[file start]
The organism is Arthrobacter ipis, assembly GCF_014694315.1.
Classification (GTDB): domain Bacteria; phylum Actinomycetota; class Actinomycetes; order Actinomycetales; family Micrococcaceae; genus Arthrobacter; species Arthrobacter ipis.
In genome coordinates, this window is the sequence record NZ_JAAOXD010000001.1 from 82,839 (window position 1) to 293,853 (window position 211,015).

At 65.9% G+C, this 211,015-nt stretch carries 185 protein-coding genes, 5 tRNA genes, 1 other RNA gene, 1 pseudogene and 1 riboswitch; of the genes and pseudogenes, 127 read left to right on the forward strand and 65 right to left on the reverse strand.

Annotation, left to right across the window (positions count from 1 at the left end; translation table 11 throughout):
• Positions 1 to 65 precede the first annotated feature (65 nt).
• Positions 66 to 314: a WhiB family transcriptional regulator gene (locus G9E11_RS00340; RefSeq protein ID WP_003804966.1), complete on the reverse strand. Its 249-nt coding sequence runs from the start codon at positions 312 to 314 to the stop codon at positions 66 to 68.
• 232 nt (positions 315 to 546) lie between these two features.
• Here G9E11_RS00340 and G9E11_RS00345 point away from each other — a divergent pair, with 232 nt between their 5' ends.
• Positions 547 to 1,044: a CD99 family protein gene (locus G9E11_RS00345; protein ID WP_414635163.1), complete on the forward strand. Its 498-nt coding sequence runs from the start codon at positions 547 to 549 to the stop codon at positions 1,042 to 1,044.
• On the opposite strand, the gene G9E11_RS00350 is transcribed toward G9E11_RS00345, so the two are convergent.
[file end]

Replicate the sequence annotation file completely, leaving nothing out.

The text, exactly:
The organism is Arthrobacter ipis, assembly GCF_014694315.1.
Classification (GTDB): domain Bacteria; phylum Actinomycetota; class Actinomycetes; order Actinomycetales; family Micrococcaceae; genus Arthrobacter; species Arthrobacter ipis.
In genome coordinates, this window is the sequence record NZ_JAAOXD010000001.1 from 82,839 (window position 1) to 293,853 (window position 211,015).

At 65.9% G+C, this 211,015-nt stretch carries 185 protein-coding genes, 5 tRNA genes, 1 other RNA gene, 1 pseudogene and 1 riboswitch; of the genes and pseudogenes, 127 read left to right on the forward strand and 65 right to left on the reverse strand.

Annotation, left to right across the window (positions count from 1 at the left end; translation table 11 throughout):
• Positions 1 to 65 precede the first annotated feature (65 nt).
• Positions 66 to 314: a WhiB family transcriptional regulator gene (locus G9E11_RS00340; RefSeq protein ID WP_003804966.1), complete on the reverse strand. Its 249-nt coding sequence runs from the start codon at positions 312 to 314 to the stop codon at positions 66 to 68.
• 232 nt (positions 315 to 546) lie between these two features.
• Here G9E11_RS00340 and G9E11_RS00345 point away from each other — a divergent pair, with 232 nt between their 5' ends.
• Positions 547 to 1,044: a CD99 family protein gene (locus G9E11_RS00345; protein ID WP_414635163.1), complete on the forward strand. Its 498-nt coding sequence runs from the start codon at positions 547 to 549 to the stop codon at positions 1,042 to 1,044.
• On the opposite strand, the gene G9E11_RS00350 is transcribed toward G9E11_RS00345, so the two are convergent.